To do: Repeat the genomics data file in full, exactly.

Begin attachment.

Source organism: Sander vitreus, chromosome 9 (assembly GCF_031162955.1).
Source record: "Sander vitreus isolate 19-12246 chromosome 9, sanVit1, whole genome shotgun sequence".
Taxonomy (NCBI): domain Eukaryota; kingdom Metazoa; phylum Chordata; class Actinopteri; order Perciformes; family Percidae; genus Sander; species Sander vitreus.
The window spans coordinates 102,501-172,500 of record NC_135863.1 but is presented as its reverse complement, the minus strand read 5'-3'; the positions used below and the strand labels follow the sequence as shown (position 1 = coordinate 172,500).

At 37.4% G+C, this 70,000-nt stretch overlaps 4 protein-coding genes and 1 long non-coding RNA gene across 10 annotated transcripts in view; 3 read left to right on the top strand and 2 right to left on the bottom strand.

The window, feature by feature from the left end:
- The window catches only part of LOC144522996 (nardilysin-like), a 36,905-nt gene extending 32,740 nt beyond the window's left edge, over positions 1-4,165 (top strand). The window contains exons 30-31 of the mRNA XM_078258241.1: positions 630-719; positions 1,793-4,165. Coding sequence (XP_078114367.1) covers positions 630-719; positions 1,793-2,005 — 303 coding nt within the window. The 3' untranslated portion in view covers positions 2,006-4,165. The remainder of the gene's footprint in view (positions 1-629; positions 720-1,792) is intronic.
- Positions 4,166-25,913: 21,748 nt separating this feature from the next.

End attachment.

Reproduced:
Source organism: Sander vitreus, chromosome 9 (assembly GCF_031162955.1).
Source record: "Sander vitreus isolate 19-12246 chromosome 9, sanVit1, whole genome shotgun sequence".
Taxonomy (NCBI): domain Eukaryota; kingdom Metazoa; phylum Chordata; class Actinopteri; order Perciformes; family Percidae; genus Sander; species Sander vitreus.
The window spans coordinates 102,501-172,500 of record NC_135863.1 but is presented as its reverse complement, the minus strand read 5'-3'; the positions used below and the strand labels follow the sequence as shown (position 1 = coordinate 172,500).

At 37.4% G+C, this 70,000-nt stretch overlaps 4 protein-coding genes and 1 long non-coding RNA gene across 10 annotated transcripts in view; 3 read left to right on the top strand and 2 right to left on the bottom strand.

The window, feature by feature from the left end:
- The window catches only part of LOC144522996 (nardilysin-like), a 36,905-nt gene extending 32,740 nt beyond the window's left edge, over positions 1-4,165 (top strand). The window contains exons 30-31 of the mRNA XM_078258241.1: positions 630-719; positions 1,793-4,165. Coding sequence (XP_078114367.1) covers positions 630-719; positions 1,793-2,005 — 303 coding nt within the window. The 3' untranslated portion in view covers positions 2,006-4,165. The remainder of the gene's footprint in view (positions 1-629; positions 720-1,792) is intronic.
- Positions 4,166-25,913: 21,748 nt separating this feature from the next.